Conservancy concerns

This Thursday evening June 20, Community Board 2 may — or may not — vote on whether or not to recommend approval of a new conservancy for Washington Square Park.

We have no issues with a private, nonprofit group raising funds for the park. Indeed, there are already groups that do so, such as the Friends of Washington Square Park, which is the Washington Square Association’s fundraising arm.

However, this new conservancy seems somehow different — and this raises questions and concerns.

The main issue is whether a conservancy — if not initially, but eventually — would assume control of policy and activities in the park.

In general, as sincerely well-meaning as this new group may be, there has been a lack of transparency about this effort.

We have tried to set up a meeting with the four women who are the conservancy’s founders, but so far, due to scheduling issues, have not done so. We look forward to meeting with them soon.

However, it’s unclear why Sarah Neilson, Washington Square Park’s new administrator, would also be the director of this new Washington Square Park Conservancy. This seems to blur the boundaries uncomfortably, in our view.

In addition, if all that this group wants to do (at least, for now) is raise funds for a horticulturalist for the newly renovated park’s plantings, and ensure the park is kept clean, then we don’t see why they can’t just move forward as an independent, nonprofit entity, with no Parks Department connection.

Also, the presence of not one — but three — Parks officials at this month’s C.B. 2 Parks Committee meeting where the issue was discussed, indicates Parks is strongly invested in this. Joining Neilson were Bill Castro, the Manhattan borough Parks commissioner, and Steve Simon, Parks chief of staff. Castro stated Parks would maintain its authority and operational jurisdiction over the park, and that the conservancy would never have a contract, license or memorandum of understanding with Parks.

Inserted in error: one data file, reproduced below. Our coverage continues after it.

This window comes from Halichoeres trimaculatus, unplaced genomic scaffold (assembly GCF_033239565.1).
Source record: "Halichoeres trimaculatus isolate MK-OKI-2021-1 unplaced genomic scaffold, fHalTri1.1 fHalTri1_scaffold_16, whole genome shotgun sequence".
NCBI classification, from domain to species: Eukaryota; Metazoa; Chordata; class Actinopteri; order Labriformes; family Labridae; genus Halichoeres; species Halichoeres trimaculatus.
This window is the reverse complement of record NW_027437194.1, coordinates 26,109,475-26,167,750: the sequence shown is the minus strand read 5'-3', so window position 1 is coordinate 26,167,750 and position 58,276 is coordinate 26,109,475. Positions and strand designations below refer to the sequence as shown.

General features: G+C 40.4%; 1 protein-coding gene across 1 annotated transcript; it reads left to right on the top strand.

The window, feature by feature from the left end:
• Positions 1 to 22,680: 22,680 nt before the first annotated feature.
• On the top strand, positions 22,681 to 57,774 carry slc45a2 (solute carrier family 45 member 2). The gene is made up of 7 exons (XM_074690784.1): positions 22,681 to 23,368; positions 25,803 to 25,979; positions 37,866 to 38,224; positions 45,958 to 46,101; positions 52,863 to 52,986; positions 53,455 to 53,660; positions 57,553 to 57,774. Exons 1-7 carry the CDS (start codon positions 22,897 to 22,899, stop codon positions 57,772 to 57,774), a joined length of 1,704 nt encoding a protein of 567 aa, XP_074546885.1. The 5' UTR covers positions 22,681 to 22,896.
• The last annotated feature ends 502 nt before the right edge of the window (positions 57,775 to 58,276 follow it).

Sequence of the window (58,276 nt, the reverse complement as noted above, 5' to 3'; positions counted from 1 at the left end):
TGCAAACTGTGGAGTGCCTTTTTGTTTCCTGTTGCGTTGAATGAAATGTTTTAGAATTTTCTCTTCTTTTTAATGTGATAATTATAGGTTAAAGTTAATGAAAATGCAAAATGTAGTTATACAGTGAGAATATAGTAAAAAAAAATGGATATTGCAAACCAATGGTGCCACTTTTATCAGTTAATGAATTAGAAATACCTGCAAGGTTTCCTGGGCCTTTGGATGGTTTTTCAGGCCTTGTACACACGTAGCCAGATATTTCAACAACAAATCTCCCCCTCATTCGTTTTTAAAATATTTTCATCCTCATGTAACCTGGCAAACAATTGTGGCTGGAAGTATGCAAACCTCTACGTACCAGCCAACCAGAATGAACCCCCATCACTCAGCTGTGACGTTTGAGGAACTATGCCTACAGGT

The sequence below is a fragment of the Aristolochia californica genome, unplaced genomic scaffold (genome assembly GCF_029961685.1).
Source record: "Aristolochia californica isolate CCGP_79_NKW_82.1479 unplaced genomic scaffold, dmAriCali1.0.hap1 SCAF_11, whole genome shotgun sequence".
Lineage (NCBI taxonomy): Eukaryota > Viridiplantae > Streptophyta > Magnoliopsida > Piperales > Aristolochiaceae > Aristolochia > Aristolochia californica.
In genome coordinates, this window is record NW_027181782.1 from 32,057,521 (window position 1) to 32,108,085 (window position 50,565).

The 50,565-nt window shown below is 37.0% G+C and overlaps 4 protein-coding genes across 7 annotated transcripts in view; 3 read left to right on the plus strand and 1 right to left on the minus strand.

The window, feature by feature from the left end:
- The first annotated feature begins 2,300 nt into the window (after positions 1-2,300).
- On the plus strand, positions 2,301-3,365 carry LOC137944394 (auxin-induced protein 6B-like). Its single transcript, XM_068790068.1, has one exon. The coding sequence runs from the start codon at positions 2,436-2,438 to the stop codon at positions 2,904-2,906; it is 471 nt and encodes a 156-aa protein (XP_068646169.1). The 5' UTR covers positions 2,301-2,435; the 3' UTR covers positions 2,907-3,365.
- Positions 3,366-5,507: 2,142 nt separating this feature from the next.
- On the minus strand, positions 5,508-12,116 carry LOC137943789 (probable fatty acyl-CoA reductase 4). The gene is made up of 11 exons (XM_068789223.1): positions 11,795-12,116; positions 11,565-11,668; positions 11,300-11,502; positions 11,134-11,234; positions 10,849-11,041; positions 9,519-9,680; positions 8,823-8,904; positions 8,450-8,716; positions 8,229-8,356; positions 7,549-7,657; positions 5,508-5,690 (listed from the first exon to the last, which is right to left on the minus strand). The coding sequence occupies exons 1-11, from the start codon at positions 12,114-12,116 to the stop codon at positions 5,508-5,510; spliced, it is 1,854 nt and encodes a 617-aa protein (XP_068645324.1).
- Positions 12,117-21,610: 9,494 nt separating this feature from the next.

It’s troubling, though, that no one has seen the conservancy’s bylaws yet, or knows who will sit on its board other than the four founders.

We also must say we have some concerns about how C.B. 2’s review of this initiative has proceeded. A resolution from the board’s Parks Committee was not readily forthcoming after its meeting two weeks ago. Indeed, we were only able to obtain a “draft” resolution late on Wednesday afternoon. We’re told that all C.B. 2 members will have a chance to review this resolution  — “but not 100%” of it — before the full board meeting.

The draft resolution includes caveats C.B. 2 wants the conservancy to include in its bylaws. Based on the assumption — key word — that the conservancy would accept these caveats, then, the resolution states, C.B. 2 “appreciates and endorses the effort of this group…to create an organization to build community stewardship of the park, raising additional funds for maintenance, plantings, horticultural activity, increased PEP [Park Enforcement Patrol officers] presence, and organizing volunteers and the like… .”

The draft reso states: “W.S.P.C. will not have a role in policy, planning or event creation, and all policies concerning the park will continue to be set by Parks with input from C.B. 2,” also that funds raised by the conservancy won’t be mixed in with and used for the park’s general budget.

But shouldn’t Board 2 wait until this group produces its bylaws, showing that these points have been incorporated?

Washington Square isn’t just any park. As the C.B. 2 draft resolution states, Washington Square “serves as our community’s ‘flagship’ park” and is a “world-renowned landmark.”

Over all, this process has been much too rushed. The board, in our respectful view, should table this vote until at least next month’s meeting — if not until September after the August break.